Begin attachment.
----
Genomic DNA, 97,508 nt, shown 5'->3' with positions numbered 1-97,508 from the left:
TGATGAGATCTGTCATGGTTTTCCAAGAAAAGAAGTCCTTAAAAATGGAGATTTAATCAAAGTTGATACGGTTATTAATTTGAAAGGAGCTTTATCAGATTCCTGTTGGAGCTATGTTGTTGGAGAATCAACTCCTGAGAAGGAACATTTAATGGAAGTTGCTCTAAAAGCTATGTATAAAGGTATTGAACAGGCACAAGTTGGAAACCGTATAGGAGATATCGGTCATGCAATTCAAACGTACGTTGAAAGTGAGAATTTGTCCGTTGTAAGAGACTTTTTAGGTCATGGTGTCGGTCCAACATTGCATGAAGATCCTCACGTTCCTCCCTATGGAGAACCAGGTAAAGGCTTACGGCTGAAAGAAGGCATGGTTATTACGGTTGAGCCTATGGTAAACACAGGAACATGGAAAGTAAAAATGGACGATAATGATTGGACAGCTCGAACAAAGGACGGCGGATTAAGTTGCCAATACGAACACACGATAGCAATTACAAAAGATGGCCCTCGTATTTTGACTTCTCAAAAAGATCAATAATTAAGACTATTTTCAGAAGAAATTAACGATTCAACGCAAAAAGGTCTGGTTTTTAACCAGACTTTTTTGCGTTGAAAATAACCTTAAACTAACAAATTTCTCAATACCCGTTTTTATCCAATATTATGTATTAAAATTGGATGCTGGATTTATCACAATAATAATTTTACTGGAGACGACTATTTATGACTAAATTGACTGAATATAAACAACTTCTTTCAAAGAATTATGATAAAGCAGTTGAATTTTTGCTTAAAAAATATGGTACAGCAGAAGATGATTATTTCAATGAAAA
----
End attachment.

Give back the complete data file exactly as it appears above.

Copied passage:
Genomic DNA, 97,508 nt, shown 5'->3' with positions numbered 1-97,508 from the left:
TGATGAGATCTGTCATGGTTTTCCAAGAAAAGAAGTCCTTAAAAATGGAGATTTAATCAAAGTTGATACGGTTATTAATTTGAAAGGAGCTTTATCAGATTCCTGTTGGAGCTATGTTGTTGGAGAATCAACTCCTGAGAAGGAACATTTAATGGAAGTTGCTCTAAAAGCTATGTATAAAGGTATTGAACAGGCACAAGTTGGAAACCGTATAGGAGATATCGGTCATGCAATTCAAACGTACGTTGAAAGTGAGAATTTGTCCGTTGTAAGAGACTTTTTAGGTCATGGTGTCGGTCCAACATTGCATGAAGATCCTCACGTTCCTCCCTATGGAGAACCAGGTAAAGGCTTACGGCTGAAAGAAGGCATGGTTATTACGGTTGAGCCTATGGTAAACACAGGAACATGGAAAGTAAAAATGGACGATAATGATTGGACAGCTCGAACAAAGGACGGCGGATTAAGTTGCCAATACGAACACACGATAGCAATTACAAAAGATGGCCCTCGTATTTTGACTTCTCAAAAAGATCAATAATTAAGACTATTTTCAGAAGAAATTAACGATTCAACGCAAAAAGGTCTGGTTTTTAACCAGACTTTTTTGCGTTGAAAATAACCTTAAACTAACAAATTTCTCAATACCCGTTTTTATCCAATATTATGTATTAAAATTGGATGCTGGATTTATCACAATAATAATTTTACTGGAGACGACTATTTATGACTAAATTGACTGAATATAAACAACTTCTTTCAAAGAATTATGATAAAGCAGTTGAATTTTTGCTTAAAAAATATGGTACAGCAGAAGATGATTATTTCAATGAAAA